Slipknot has never been easy listening, especially in its present form as a nine-piece mammoth of a band. That frenetic bass, screechy vocals, and destructive drum sound could only come from one of the weirdest and craziest bands of that late-'90s trend where metal, punk, goth, and electro seemed to collide into a cacophony of pure freakishness and insanity. The current iteration of the band is now immortalized in this documentary and soundtrack of their first ever Mexico City show from late 2015. It's no surprise that in a screening of this film in a theater, a group of fans starting moshing in the aisles. Seeing them live and loud (and I mean LOUD) and destroying the audience at their very own Knotfest in Mexico City is a once-in-a-lifetime type of experience. We all know that part of the fun of a live show is the audience reaction, and Mexico City feels like they've been waiting their whole life to see Slipknot live. Be sure to play this loud and if you have a subwoofer, bring the bass all the way up. You're not feeling this unless the walls start to rumble.

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The Book Of Souls: Live Chapter (CD)

Even though Iron Maiden has been shredding ears and ripping out faces for almost 40 years, they have never seemed to be in better form than they are today. These 15 globe-trotting tracks from their recent and ultra-successful The Book of Souls tour show no signs of Iron Maiden losing their edge. In the type of brazen, nutzo rock attitude of the '70s, Bruce Dickinson piloted his own jet from show to show and sang so dramatically and frenetically that it's almost impossible to believe that he was recently diagnosed with throat cancer. But as a rejection of aging, The Book of Souls: Live Chapter has the band killing it on a mix of classic tracks like "The Trooper" and "Number of the Beast" without showing an ounce of wear from this epic tour. From Tokyo, Japan to Sydney, Australia and even to their native UK, Iron Maiden live sounds better than any 40-year-old band has the right to sound like. This album is a tutorial on how to truly rock and how to give the greatest shows your ears have ever peeped.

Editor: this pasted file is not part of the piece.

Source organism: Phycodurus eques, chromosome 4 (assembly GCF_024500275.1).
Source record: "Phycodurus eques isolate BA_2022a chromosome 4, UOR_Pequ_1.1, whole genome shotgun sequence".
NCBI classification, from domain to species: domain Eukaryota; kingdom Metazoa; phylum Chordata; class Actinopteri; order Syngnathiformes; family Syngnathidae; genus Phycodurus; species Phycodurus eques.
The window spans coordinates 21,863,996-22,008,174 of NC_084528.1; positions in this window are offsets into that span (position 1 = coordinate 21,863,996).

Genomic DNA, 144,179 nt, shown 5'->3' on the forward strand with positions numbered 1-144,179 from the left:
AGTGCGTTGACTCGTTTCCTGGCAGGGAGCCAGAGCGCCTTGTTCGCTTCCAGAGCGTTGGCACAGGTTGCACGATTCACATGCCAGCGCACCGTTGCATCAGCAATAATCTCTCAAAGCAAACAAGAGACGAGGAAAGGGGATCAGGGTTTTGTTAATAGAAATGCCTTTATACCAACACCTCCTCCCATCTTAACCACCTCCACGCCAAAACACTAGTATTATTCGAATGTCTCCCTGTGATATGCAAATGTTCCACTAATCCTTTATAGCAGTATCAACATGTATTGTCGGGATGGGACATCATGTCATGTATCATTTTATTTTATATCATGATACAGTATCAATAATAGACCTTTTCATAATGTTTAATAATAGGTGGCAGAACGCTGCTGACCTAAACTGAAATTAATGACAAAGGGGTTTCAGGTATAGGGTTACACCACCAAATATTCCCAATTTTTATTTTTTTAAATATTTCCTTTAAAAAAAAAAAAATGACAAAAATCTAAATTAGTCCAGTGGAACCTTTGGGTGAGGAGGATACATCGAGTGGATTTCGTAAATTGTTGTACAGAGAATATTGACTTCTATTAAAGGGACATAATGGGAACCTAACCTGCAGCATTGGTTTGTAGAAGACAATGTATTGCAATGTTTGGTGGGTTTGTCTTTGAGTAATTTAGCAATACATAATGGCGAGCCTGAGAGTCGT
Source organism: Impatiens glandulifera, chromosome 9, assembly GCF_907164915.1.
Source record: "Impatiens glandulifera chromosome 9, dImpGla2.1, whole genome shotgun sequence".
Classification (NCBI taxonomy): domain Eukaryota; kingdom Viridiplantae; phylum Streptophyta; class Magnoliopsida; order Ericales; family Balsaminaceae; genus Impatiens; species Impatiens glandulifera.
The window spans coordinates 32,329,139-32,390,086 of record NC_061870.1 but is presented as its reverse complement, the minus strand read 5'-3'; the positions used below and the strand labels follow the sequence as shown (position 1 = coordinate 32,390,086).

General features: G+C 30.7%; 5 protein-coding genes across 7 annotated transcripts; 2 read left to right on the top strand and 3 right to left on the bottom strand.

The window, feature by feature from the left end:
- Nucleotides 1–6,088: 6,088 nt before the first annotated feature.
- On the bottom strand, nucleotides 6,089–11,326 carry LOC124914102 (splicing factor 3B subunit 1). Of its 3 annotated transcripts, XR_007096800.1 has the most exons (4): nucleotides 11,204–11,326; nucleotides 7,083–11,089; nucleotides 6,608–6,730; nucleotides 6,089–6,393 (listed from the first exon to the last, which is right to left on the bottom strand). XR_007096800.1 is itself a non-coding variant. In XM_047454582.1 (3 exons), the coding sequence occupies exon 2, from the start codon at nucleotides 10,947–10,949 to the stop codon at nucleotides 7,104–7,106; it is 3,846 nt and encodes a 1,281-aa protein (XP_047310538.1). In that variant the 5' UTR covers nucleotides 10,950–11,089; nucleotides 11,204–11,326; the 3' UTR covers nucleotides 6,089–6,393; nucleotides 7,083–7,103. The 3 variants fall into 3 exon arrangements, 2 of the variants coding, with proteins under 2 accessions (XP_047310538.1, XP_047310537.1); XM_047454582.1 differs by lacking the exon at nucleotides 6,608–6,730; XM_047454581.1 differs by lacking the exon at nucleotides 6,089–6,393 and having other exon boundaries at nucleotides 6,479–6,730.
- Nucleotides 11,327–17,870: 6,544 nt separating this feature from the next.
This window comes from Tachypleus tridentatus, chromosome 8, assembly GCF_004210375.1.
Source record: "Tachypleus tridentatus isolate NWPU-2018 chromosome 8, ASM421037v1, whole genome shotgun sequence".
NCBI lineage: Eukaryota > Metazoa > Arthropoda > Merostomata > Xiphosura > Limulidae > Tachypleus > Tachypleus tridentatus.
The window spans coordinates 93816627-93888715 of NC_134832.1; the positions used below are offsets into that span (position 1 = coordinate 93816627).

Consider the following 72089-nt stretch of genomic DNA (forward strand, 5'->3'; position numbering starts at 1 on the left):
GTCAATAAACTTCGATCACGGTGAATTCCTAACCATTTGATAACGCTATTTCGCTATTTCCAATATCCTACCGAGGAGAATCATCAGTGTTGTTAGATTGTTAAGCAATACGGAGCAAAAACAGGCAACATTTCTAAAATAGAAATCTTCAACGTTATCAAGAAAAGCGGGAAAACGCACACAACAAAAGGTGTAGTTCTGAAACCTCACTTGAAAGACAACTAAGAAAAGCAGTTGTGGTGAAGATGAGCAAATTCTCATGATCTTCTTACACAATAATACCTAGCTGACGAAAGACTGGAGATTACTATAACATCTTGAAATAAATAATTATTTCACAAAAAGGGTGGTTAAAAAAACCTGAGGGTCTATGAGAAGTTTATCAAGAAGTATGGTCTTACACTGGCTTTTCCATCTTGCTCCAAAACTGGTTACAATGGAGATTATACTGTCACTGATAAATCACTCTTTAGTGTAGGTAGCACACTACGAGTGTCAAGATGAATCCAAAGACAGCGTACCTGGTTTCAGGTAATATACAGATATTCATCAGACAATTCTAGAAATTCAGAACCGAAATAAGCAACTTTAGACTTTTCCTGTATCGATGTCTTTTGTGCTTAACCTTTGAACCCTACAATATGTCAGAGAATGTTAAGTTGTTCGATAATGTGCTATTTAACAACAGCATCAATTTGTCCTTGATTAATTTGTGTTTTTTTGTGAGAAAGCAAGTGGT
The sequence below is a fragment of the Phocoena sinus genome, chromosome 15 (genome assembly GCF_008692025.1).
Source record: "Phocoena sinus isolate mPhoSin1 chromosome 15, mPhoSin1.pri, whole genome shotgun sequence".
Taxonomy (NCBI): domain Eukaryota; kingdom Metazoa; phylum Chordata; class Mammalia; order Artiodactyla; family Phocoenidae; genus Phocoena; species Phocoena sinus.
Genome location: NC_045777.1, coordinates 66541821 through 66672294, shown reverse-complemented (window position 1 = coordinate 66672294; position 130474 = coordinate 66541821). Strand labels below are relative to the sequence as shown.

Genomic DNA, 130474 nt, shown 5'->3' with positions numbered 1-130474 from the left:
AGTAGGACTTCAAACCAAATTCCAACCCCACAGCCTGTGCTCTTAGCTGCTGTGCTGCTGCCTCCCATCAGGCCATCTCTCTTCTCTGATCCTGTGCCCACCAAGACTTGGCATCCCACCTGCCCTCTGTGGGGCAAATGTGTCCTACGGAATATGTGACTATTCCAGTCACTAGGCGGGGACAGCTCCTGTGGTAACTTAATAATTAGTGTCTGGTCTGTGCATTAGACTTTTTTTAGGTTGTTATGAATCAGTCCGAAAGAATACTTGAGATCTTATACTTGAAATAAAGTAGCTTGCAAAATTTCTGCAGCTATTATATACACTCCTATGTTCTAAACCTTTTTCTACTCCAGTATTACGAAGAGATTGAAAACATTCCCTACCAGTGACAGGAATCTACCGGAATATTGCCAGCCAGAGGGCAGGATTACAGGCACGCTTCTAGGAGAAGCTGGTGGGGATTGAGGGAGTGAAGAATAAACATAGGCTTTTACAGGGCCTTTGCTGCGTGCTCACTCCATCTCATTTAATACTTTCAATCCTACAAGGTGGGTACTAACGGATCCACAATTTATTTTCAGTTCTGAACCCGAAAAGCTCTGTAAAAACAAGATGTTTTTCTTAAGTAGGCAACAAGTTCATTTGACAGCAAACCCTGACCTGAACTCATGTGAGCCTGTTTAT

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All The Light Above It Too (CD)

All The Light Above It Too, Jack Johnson's first full album in four years, is a characteristically smooth collection of love songs and political musings. On this one, the crack songwriter plays every instrument back at his Mango Tree Studio in Hawaii. The album offers a bit more seasoned brooding with his trademark laid-back melodies, for example, on album opener, "Subplots."

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Illuminate (CD)

Former Vine star Shawn Mendes delighted fans with his debut album, Handwritten. For his sophomore release, Illuminate, the young singer-songwriter gets more personal with his lyrics, while continuing to serve up well-crafted pop hooks and solid adult contemporary melodies. With his nimble vocals and nods to influences like John Mayer and Jason Mraz, the album mixes chill soul with lively numbers and romantic ballads.

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Standards (CD)
For his tenth studio album, Seals lends his lush voice to a strong set of jazz and swing standards, such as Frank Sinatra's “Luck Be A Lady" and Nina Simone's “I Put a Spell on You," recorded with some of the very musicians that worked with these classic artists. The Grammy-winning soul and R&B singer delivers accomplished versions of these timeless tunes. Read more